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“ROTC helps Yale stay true to her traditions by giving the opportunity to students to serve God, Country, and Yale.” Though ROTC students enjoy the nascent program, they admit it faces significant challenges. First of all, they lack guidance from experienced older participants in ROTC. Reinke laments, “One thing that’s been hard for our students is the lack of upperclassmen that have gone through [the program] who can help steer them in the right direction, particularly with regards to Yale-specific issues. It will be great a few years from now when we have Yale upperclass midshipmen that can

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really speak to incoming freshmen about the issues they faced when they arrived at Yale. Then we can better support our students and ensure they have the best resources to succeed.” Moving forward, Manning says ROTC will rebuild its presence at Yale by constructing a community of supporters and crafting new traditions. Clapper looks forward to “solidifying our ideas for the unit’s structure and tradition before the arrival of the new freshmen in the fall,” while Fong is eager to “reestablish some of the traditions that used to take place at Yale when ROTC was here.” Manning details an additional struggle. “One of our biggest challenges has been the associated crosstown schools [and] bringing everyone together.” Yale’s AFROTC program

welcomes students from regional universities for classes once a week. After taking a long trip, these students stay for an entire day before returning to their campuses. Yale and ROTC have tried to create a comfortable environment for commuters, adding a lounge with a big-screen television and couches where ROTC participants can relax and study. Students, however, express dissatisfaction that ROTC classes do not award Yale course credits. As Overhauser explains, “The Navy requires us to take both special Navy classes as well as a much more specific version of Yale’s distributional requirements.” Manning explains that AFROTC at Yale has attempted to mitigate this issue by exempting Yale athletes from physical training courses, which take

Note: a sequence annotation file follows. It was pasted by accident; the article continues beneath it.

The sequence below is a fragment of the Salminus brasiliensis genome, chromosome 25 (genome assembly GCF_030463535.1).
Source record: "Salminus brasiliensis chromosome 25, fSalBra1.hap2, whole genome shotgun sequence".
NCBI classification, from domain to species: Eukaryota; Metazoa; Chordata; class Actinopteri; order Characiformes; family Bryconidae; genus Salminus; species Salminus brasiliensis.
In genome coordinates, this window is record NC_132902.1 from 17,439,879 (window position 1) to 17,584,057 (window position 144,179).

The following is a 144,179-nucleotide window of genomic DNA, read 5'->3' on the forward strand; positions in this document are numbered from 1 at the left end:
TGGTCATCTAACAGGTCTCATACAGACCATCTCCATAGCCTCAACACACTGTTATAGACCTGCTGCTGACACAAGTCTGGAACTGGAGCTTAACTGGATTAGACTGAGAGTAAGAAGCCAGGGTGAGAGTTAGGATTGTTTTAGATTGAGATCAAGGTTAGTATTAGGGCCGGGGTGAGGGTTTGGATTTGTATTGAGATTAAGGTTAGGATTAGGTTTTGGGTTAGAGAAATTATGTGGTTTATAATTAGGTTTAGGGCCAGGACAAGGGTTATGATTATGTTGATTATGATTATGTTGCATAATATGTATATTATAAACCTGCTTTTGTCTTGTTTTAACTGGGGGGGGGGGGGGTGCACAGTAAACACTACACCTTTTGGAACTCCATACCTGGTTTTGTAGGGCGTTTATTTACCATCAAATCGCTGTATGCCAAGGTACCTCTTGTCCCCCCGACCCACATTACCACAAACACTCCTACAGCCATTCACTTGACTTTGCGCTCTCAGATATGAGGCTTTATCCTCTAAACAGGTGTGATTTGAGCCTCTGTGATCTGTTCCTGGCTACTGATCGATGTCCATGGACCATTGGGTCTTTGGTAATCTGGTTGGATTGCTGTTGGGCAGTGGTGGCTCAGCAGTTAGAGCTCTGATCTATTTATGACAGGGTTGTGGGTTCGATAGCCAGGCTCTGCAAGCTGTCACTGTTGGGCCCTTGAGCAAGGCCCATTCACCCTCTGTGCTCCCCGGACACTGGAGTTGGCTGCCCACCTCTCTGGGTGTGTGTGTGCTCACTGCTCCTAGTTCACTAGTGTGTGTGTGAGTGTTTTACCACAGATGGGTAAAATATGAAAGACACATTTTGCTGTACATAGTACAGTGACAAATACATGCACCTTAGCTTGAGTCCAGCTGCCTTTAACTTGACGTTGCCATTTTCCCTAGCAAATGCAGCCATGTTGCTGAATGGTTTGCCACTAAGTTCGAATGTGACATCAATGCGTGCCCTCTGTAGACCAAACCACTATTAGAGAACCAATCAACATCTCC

up two hours a week. In spite of challenges, ROTC students and administrators have high hopes for the program’s future. Abney looks forward to the day when the military becomes “a more vital part of campus life, where seeing students in uniform is common.” As ROTC grows, Fong wishes for greater female participation in the predominantly male program. Reinke aims not only to recruit new students, but also to engage with veterans who attended Yale in order to “further rebuild the history of Yale NROTC and bridge the gap from the past to today.” For cadets, these connections are important. As Matt Smith ’16 observed, “We are midshipmenYalies, not Yale midshipmen.” More than anything else, Yale must reacquaint itself with “a type of student

that literally has already committed himself to be a future soldier and officer,” says Clapper. He adds proudly, “This hasn’t really existed at Yale for a long time.”

(Image) Planes stored in Coxe Cage during World War II

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The Politic - Spring 2013 I  
The Politic - Spring 2013 I  
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